To meaningfully get into parts of the answer to the questions from my academic supervisor then we need to start with the basics – definition and discourse. We may be seriously failing to think basic before we think big in diaspora engagement more broadly.
What do you mean by diaspora philanthropy? This question struck fear into me as a student. I remember thinking, “Jeez, what do I actually mean by diaspora philanthropy”. Alas, off I went to the primary and secondary sources - the library, the research interviews, online academic journals, media companies, think tanks, and other sources.
The writings of the Global Equity Initiative at Harvard University led the charge. They posit that “the study of diaspora philanthropy is beset with obstacles and limitations, many having to do with definitions”. Or, as a young researcher in Dublin once wrote:
Initial issues remain with the definitional boundaries of the concept. The amalgamation of two highly contested and controversial concepts, diaspora and philanthropy, is difficult. Any singular, overarching definition will meet multiple critiques……. Comfortable depictions of both diaspora and philanthropy argue for a singularity of character that make both concepts easily accessible. Such definitions are, however, simplistic and unsustainable.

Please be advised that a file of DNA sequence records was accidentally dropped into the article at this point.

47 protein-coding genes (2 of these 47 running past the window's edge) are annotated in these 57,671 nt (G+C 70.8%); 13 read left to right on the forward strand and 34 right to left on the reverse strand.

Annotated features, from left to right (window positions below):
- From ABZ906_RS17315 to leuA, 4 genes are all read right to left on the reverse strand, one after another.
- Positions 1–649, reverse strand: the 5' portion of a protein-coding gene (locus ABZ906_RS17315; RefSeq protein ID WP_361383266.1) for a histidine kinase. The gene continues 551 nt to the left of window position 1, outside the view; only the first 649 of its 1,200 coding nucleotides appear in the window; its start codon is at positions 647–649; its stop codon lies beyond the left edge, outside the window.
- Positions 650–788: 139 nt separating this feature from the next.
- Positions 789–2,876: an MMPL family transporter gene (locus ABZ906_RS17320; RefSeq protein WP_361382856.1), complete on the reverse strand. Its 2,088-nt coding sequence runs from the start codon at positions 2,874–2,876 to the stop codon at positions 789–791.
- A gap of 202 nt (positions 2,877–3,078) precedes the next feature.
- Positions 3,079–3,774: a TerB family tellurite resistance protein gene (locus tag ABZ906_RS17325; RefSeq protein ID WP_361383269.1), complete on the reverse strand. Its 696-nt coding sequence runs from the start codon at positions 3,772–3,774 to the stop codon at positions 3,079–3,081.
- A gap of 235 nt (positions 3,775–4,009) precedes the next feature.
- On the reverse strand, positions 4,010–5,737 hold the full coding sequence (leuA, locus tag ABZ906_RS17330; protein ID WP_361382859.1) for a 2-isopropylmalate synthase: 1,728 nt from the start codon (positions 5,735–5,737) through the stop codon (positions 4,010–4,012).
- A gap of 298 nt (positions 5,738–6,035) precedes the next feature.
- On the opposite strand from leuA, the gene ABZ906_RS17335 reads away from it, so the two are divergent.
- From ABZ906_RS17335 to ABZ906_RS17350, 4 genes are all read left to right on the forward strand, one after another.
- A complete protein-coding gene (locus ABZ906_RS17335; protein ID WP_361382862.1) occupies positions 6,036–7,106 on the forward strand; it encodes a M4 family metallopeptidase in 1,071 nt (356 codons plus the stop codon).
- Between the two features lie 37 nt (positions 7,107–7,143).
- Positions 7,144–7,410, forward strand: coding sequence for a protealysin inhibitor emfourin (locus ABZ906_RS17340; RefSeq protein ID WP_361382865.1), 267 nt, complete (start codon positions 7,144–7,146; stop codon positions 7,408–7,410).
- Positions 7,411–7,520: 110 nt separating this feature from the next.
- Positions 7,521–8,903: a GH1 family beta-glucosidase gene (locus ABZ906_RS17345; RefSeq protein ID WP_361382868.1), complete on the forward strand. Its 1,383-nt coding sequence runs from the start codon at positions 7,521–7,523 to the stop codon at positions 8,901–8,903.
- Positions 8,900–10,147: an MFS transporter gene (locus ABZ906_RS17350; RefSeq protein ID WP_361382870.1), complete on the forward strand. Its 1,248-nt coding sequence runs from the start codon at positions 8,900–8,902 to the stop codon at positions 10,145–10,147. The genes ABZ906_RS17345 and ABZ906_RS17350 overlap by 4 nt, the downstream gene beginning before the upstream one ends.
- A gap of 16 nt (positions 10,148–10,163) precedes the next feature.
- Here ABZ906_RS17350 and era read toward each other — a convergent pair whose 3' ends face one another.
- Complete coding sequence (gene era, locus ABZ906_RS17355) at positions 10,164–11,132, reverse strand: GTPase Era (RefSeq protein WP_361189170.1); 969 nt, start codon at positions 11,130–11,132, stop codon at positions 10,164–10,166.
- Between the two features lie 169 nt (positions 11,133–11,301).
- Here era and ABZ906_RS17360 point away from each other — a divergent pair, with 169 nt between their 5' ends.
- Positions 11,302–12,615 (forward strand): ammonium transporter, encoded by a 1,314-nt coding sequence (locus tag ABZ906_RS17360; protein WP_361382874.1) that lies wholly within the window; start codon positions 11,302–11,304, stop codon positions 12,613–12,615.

As simple as it may sound, when we are not clear on what we mean by diaspora philanthropy then we have lost the debate for its relevance before it has even begun. Advancements have been made in this regard and we must endeavour to shift the definition debate to link the academic to the applied to unlock this progress. The diaspora and philanthropy marketplace can help us in this regard.
The traditionalist debates in both sectors deserve mention here but the most vociferous of those have come more recently in the philanthropic debate. The past days have seen articles in The Conversation to The Economist where we have been simultaneously been encouraged to celebrate philanthropy and to be wary of philanthropy. Those readings have been a snapshot of the current landscape – with themes ranging from philanthropy as democratizer to philanthropy as dominion.